What academic constituency groups does the SEC work with, and how has that changed over time?

We’ve worked with presidents and chancellors, provosts, vice presidents for research, individuals in faculty affairs, admissions and enrollment officers, and business school deans, to name a few. It might not always feel like it when you work in the Conference office, but universities are massive, and our programming has a lot of reach. Initially, we had to build relationships and help people understand the benefit of working with the SEC. The idea of a “conference affiliation” doesn’t really exist in higher ed, so there was a lot of confusion when we started. But now people know what we’re aiming to do, and they are how we get feedback, programming and topical ideas, and research to share with the world.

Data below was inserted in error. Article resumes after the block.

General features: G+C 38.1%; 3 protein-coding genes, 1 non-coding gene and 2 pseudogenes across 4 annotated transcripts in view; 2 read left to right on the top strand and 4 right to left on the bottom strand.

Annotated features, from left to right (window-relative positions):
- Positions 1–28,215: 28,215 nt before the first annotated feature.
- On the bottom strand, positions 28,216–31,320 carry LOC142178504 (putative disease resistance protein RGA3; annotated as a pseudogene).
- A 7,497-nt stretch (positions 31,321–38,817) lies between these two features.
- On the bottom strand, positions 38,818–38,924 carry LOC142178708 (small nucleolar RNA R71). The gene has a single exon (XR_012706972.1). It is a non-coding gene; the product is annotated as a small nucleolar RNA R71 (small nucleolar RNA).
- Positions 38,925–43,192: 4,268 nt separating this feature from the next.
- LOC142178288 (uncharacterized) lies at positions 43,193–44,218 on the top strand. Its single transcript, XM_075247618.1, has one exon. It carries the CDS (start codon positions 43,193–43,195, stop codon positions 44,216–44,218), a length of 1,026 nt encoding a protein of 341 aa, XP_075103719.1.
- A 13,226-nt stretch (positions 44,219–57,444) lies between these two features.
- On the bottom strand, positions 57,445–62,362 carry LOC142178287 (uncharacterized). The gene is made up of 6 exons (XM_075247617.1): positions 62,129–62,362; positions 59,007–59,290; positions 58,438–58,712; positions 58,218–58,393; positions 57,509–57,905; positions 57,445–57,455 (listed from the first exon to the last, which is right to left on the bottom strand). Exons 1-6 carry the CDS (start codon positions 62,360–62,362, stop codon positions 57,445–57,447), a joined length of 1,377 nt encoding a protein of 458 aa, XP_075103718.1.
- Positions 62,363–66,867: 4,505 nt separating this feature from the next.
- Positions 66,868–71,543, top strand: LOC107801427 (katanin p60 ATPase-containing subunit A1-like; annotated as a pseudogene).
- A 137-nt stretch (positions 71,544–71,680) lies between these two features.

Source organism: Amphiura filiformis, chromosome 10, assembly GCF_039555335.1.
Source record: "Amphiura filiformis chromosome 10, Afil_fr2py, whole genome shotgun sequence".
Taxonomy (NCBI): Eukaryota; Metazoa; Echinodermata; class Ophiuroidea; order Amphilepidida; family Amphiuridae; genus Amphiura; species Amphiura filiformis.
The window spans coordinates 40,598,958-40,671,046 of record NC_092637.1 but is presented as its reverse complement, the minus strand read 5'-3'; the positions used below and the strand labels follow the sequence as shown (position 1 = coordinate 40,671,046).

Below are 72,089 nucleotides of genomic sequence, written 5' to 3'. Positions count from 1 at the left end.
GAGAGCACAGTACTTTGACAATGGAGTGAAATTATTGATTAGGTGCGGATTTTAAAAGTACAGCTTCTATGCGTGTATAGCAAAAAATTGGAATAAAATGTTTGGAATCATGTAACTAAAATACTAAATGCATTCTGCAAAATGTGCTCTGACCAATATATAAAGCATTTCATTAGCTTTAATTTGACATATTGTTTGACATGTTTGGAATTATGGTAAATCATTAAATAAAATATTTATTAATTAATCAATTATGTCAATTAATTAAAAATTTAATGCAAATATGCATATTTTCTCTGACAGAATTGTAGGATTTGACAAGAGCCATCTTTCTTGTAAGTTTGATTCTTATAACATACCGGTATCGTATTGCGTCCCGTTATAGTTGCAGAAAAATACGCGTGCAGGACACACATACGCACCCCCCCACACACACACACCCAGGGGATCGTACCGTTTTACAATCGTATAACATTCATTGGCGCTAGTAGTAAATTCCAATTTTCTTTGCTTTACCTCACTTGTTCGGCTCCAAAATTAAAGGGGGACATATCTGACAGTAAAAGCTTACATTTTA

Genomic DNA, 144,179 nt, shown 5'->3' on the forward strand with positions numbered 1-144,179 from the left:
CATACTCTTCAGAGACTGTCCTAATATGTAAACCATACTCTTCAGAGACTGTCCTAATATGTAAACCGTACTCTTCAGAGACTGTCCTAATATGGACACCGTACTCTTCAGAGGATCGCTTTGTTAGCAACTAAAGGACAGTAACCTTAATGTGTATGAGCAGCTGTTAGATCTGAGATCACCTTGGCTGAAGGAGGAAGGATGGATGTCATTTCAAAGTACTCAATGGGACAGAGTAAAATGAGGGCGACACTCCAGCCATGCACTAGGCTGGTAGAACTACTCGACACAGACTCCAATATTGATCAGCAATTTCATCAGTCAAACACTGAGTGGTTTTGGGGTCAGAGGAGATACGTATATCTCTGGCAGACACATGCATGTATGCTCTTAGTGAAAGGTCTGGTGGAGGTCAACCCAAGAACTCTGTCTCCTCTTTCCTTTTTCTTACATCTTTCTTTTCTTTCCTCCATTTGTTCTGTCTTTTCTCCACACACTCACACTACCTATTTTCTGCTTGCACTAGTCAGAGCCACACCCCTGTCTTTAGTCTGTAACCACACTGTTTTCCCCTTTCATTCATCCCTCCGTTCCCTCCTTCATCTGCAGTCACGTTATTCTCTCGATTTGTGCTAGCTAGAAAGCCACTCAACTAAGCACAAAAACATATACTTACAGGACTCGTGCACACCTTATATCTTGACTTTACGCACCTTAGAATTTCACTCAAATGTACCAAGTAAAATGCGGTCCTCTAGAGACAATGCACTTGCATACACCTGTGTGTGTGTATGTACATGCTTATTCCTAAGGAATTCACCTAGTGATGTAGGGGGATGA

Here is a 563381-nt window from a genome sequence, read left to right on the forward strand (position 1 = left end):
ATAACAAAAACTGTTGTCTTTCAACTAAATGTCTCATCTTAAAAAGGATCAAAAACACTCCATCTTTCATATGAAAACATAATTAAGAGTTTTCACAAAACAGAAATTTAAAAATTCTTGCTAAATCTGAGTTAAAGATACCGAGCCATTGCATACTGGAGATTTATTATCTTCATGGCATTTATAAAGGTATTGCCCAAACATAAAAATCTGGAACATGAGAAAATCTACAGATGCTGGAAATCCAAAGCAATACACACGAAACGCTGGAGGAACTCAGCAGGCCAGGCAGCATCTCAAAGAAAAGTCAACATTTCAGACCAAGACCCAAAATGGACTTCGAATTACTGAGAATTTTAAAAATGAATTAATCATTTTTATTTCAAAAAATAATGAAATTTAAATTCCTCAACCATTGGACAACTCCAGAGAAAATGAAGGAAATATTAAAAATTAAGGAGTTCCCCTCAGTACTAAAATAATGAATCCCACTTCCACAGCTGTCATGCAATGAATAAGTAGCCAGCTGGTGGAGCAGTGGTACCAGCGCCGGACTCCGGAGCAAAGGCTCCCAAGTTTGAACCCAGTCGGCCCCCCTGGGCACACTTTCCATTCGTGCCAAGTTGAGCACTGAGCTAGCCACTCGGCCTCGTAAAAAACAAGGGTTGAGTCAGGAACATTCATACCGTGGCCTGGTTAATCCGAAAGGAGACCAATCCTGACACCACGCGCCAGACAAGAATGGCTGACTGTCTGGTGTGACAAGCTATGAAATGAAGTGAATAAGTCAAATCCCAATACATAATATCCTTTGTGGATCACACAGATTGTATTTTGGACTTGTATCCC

What is the biggest change you’ve witnessed so far?

We’re more focused now on promoting academic accomplishments than when we started. It really is just as important to us as facilitating excellent programs and activities. We are also a much bigger operation than we’ve ever been. We help facilitate about ten programs and events each year; we have a full-blown messaging program connected to It Just Means More; we have the website that has to be managed; and we’re active on the main social media platforms. During the last ten years we’ve built a vibrant and dynamic presence that touches so many people, thanks to consistent support from our leaders.


Describe the impact of the SEC’s academic programs and events.